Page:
Baking Soda (sodium bicarbonate)
In a 1924 booklet, published by the Arm & Hammer Soda Company, page 12, the company starts off saying, “The proven value of Arm & Hammer Bicarbonate of Soda (Baking Soda) as a therapeutic agent is further evinced by the following evidence of a prominent physician named Dr. Volney S. Cheney, in a letter to the Church & Dwight Company:
In 1918 and 1919 while fighting the ‘Flu’ with the U. S. Public Health Service it was brought to my attention that rarely anyone who had been thoroughly alkalinized with bicarbonate of soda contracted the disease, and those who did contract it, if alkalinized early, would invariably have mild attacks. I have since that time treated all cases of ‘Cold,’ Influenza and LaGripe by first giving generous doses of Bicarbonate of Soda, and in many, many instances within 36 hours the symptoms would have entirely abated. Further, within my own household, before Woman’s Clubs and Parent-Teachers’ Associations, I have advocated the use of Bicarbonate of Soda as a preventive for “Colds,” with the result that now many reports are coming in stating that those who took “Soda” were not affected, while nearly everyone around them had the “Flu.”
I personally take 1 tsp before bed, on an empty stomach, as a maintenance dose.
Alkaline Diets and Drinks (Baking Soda)
The coronavirus was found to be quite stable at pH 6.0 and 37°C (half-life, approximately 24 hours) but was rapidly and irreversibly inactivated by brief treatment at pH 8.0 and 37°C (half-life, approximately 30 minutes).79 Diet and drinking water play a role in blood pH adjustment. The normal range of arterial blood pH is 7.35 to 7.45. Alkaline forming diet or drinks could induce low-grade metabolic alkalosis which causes only very small increases in blood pH within the range considered to be normal. Within that range, this means that the system equilibrates nearer the higher end of normal rather than the lower end of normal. In a slightly alkaline environment viruses might be weakened or do not multiply efficiently. Immune function may work better in alkaline medium as well.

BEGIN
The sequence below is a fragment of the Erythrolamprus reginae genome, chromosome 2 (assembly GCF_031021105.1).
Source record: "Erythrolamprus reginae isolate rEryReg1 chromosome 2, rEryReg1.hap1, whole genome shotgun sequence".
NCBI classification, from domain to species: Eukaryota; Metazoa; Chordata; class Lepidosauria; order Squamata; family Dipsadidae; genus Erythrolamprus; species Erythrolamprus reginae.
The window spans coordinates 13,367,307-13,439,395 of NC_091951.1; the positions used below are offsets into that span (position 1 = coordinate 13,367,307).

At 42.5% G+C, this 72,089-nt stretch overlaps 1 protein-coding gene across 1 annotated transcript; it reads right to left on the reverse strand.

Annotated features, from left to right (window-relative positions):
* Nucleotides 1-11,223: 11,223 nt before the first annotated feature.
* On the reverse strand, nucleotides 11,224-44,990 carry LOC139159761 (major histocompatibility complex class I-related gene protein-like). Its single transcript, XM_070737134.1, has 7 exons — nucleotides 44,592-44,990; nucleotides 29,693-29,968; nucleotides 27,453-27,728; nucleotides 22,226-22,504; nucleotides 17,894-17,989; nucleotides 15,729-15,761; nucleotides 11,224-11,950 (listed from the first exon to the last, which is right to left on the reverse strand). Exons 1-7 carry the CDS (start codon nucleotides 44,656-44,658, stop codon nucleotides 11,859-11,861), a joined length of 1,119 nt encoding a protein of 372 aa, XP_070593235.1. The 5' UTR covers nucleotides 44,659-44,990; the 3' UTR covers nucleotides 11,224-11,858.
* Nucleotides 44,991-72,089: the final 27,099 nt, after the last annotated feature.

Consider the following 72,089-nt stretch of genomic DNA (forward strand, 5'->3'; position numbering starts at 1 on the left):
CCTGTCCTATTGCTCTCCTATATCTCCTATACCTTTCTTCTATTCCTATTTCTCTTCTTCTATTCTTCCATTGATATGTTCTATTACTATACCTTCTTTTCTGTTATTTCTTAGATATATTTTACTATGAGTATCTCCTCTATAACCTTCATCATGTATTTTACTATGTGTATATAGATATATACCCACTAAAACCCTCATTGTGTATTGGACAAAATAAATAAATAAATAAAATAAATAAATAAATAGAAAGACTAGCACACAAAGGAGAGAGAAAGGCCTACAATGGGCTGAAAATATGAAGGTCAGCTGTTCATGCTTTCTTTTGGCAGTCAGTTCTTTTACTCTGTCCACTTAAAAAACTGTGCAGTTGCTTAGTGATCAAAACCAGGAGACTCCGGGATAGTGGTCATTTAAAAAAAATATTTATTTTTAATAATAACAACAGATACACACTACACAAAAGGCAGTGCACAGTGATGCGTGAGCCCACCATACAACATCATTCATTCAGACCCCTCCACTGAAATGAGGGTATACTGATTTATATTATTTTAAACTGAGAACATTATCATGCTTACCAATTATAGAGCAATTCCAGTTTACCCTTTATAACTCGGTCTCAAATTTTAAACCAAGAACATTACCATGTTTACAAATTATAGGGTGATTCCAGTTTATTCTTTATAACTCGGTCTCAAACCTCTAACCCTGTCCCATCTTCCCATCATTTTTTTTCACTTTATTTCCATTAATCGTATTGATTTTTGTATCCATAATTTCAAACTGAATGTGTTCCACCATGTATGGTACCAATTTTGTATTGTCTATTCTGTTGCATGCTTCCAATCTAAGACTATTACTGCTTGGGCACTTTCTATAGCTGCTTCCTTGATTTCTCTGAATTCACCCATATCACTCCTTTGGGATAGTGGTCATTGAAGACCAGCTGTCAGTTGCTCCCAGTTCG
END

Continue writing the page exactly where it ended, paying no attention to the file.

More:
Earthing or Grounding
Grounding is connection of human body to earth by different methods, such as bare feet walking on earth without insulator. Earthing might be another natural anti-inflammatory and antioxidant source for human body.
Viruses can reproduce only inside cells, and they gain entry by using many of the receptors involved in immunity. Once inside the cell, viruses use the cell’s biological machinery to their own advantage, forcing the cell to make hundreds of identical copies of themselves. Although phagocytes and other components of the innate immune system can, to a limited extent, control viruses, once a virus is inside a cell the adaptive immune responses, particularly the lymphocytes, are more important for defense. At the sites of viral infections, lymphocytes often vastly outnumber all the other cells of the immune system. Virus-infected cells that have been killed by lymphocytes are cleared from the body by phagocytes.